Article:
When the Holy Spirit comes down on you in fullness, you can sense your Father’s arms beneath you. It is an assurance of who you are. The Spirit enables you to say to yourself: ‘If someone as all-powerful as that loves me like this, delights in me, has gone to infinite lengths to save me, says he will never let me go, and is going to glorify me and make me perfect and take everything bad out of my life – if all of that is true – why am I worried about anything? At a minimum this means joy, and a lack of fear and self-consciousness. 
In Ephesians 5:18, Paul says, ‘Don’t be drunk with wine, but be filled with the Spirit.’ Remember the disciples on Pentecost. They went out and spoke the Gospel in public with such a wonderful lack of self-consciousness that some thought they had had too much to drink (Acts 2:13). But their boldness was unlike being drunk in the most important respect. Alcohol is a depressant – it deadens parts of the rational brain. The happiness you may feel when you are drunk comes because you are less aware of reality. The Spirit, however, gives you joyful fearlessness by making you more aware of reality. It assures you that you are a child of the only One whose opinion and power matters. He loves you to the stars and will never let you go.

(Tim Keller, Prayer: Experiencing Awe and Intimacy with God, pp.172-173)
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Wednesday, 26 August 2015

"A Tribute to a genuinely humble man of God"

I just want to post a link to  a tribute Pastor Haydn Greenow has written on his blog to our dear friend and godly colleague, Pastor David Williams who died suddenly last month.
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Sunday, 9 August 2015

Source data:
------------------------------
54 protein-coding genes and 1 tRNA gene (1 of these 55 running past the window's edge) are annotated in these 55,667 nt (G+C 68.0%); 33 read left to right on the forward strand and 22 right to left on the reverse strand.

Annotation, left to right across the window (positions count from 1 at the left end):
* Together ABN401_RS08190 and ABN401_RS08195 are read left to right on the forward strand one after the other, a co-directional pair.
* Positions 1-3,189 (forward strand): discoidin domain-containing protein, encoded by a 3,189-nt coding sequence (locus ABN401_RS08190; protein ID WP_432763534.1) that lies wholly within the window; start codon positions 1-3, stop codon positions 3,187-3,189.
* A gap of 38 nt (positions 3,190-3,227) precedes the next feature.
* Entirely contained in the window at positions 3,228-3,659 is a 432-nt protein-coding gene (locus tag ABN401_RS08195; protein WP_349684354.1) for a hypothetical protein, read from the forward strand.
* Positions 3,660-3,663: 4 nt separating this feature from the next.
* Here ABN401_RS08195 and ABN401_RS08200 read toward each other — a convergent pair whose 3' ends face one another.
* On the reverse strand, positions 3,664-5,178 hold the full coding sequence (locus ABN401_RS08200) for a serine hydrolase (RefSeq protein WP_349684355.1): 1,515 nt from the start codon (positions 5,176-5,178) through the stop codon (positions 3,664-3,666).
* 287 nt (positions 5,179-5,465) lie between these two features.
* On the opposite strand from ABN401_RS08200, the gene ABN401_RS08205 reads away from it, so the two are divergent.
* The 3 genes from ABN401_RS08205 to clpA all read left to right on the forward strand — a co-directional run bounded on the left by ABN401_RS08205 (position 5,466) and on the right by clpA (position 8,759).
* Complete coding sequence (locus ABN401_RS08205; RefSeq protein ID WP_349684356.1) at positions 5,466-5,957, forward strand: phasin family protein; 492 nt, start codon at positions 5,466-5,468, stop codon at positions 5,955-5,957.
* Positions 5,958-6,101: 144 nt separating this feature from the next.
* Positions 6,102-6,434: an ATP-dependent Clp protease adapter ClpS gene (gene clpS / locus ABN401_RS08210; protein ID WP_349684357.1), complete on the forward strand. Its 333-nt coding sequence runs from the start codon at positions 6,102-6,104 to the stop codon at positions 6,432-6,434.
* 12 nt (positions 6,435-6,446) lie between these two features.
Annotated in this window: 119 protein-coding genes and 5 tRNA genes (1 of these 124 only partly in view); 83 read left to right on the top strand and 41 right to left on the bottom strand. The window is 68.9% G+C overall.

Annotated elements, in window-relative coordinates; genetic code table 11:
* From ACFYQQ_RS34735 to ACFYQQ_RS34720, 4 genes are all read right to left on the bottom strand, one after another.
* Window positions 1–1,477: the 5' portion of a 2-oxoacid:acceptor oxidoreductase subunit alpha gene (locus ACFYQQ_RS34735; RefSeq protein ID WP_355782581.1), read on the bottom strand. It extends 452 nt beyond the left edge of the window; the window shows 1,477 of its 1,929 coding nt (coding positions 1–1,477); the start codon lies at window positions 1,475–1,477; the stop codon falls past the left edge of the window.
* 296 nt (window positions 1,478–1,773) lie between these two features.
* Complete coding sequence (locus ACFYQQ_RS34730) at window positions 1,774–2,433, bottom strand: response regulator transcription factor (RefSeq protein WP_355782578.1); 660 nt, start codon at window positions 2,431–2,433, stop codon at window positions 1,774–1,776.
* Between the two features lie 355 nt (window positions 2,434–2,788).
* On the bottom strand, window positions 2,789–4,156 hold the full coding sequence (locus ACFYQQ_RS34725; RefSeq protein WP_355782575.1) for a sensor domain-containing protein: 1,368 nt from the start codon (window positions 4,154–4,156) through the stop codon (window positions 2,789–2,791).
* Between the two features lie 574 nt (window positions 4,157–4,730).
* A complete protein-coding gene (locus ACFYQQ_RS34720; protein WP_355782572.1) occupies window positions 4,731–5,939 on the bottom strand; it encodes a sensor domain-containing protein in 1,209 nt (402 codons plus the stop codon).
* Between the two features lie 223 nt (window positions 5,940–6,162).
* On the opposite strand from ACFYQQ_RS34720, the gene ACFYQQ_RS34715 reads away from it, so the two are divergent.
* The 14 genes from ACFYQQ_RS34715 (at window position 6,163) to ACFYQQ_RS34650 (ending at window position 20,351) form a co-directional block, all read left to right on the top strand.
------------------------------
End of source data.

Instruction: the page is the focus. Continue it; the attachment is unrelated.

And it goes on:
AblazeUK 2015 Prophetical Ministry

Last year after AblazeUK I posted the prophecies from the Convention. Rather a lot of people either that couldn't get to convention or who wanted to hear them again got in touch to say that they'd appreciated it and several wanted to know if I could do it again this year. So, here's the prophetical ministry from the Convention in 2015.

(Be warned, the quality, and volume, of the recordings varies, as I just recorded them on my phone.)

Saturday Night - Prophetical Ministry through Stuart Walker
Sunday Morning - Prophetical Ministry through Sam Akinrinwa
Sunday Night - Prophetical Ministry through Alun Stephens
Monday Night - Prophetical Ministry through Sam Akinrinwa
Monday Night - Prophetic Message through Andy Tilsley (guest speaker from Christchurch, London)
Tuesday Night - Prophecy 
Tuesday Night - Prophetical Ministry through Nick Watson (from the Apostolic Church Australia)
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Thursday, 23 July 2015

On Falling From Grace (Part 4): Some More Texts on What it Actually Means to Fall From Grace

In the last installment we were looking at some Scriptures to see what it actually means to fall from grace. And today we’re going to do a bit more of that. (For the previous posts in the series so far, see: Part 1, Part 2, Part 3.)

The writer to the Hebrews takes up the topic again in Hebrews 10. There we’re encouraged to ‘hold fast the confession of our hope without wavering, for He who promised is faithful’ (Heb. 10:23). Our hope doesn’t need to be shaken, for our God is the faithful God. At the end of the chapter the writer quotes from the LXX of Habakkuk: ‘Now the just shall live by faith; but if anyone draws back, my soul has no pleasure in him,’ followed by the assurance: ‘But we are not of those who draw back to perdition, but of those who believe to the saving of the soul’ (Heb. 10:38-39). In both the OT quotation and the assurance, the contrast is between faith and drawing back. Faith leads to life and salvation, but drawing back to perdition and God’s displeasure. Again, then, here we see that falling away is associated with unbelief, the opposite of faith.